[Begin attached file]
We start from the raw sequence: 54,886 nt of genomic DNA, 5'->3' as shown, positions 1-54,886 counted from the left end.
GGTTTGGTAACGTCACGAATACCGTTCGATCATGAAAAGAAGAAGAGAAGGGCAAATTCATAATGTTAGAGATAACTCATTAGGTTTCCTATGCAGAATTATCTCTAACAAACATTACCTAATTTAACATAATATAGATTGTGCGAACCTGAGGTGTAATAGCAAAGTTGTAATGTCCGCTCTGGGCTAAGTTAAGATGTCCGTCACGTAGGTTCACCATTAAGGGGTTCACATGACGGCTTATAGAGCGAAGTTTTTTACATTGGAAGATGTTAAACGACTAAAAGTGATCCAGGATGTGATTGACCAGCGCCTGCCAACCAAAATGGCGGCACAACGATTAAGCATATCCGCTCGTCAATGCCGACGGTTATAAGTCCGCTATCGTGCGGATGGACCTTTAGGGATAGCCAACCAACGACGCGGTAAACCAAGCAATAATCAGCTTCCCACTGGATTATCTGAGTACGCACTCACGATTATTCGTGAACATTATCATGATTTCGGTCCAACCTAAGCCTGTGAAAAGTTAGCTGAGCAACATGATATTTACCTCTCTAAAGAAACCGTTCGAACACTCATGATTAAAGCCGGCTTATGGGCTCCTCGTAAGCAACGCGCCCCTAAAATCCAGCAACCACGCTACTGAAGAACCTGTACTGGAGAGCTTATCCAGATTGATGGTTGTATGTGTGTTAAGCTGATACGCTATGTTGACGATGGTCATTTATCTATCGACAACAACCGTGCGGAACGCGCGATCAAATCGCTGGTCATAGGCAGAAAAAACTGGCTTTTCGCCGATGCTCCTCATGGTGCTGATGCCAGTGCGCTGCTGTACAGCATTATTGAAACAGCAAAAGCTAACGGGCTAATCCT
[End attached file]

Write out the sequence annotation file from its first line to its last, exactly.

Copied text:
We start from the raw sequence: 54,886 nt of genomic DNA, 5'->3' as shown, positions 1-54,886 counted from the left end.
GGTTTGGTAACGTCACGAATACCGTTCGATCATGAAAAGAAGAAGAGAAGGGCAAATTCATAATGTTAGAGATAACTCATTAGGTTTCCTATGCAGAATTATCTCTAACAAACATTACCTAATTTAACATAATATAGATTGTGCGAACCTGAGGTGTAATAGCAAAGTTGTAATGTCCGCTCTGGGCTAAGTTAAGATGTCCGTCACGTAGGTTCACCATTAAGGGGTTCACATGACGGCTTATAGAGCGAAGTTTTTTACATTGGAAGATGTTAAACGACTAAAAGTGATCCAGGATGTGATTGACCAGCGCCTGCCAACCAAAATGGCGGCACAACGATTAAGCATATCCGCTCGTCAATGCCGACGGTTATAAGTCCGCTATCGTGCGGATGGACCTTTAGGGATAGCCAACCAACGACGCGGTAAACCAAGCAATAATCAGCTTCCCACTGGATTATCTGAGTACGCACTCACGATTATTCGTGAACATTATCATGATTTCGGTCCAACCTAAGCCTGTGAAAAGTTAGCTGAGCAACATGATATTTACCTCTCTAAAGAAACCGTTCGAACACTCATGATTAAAGCCGGCTTATGGGCTCCTCGTAAGCAACGCGCCCCTAAAATCCAGCAACCACGCTACTGAAGAACCTGTACTGGAGAGCTTATCCAGATTGATGGTTGTATGTGTGTTAAGCTGATACGCTATGTTGACGATGGTCATTTATCTATCGACAACAACCGTGCGGAACGCGCGATCAAATCGCTGGTCATAGGCAGAAAAAACTGGCTTTTCGCCGATGCTCCTCATGGTGCTGATGCCAGTGCGCTGCTGTACAGCATTATTGAAACAGCAAAAGCTAACGGGCTAATCCT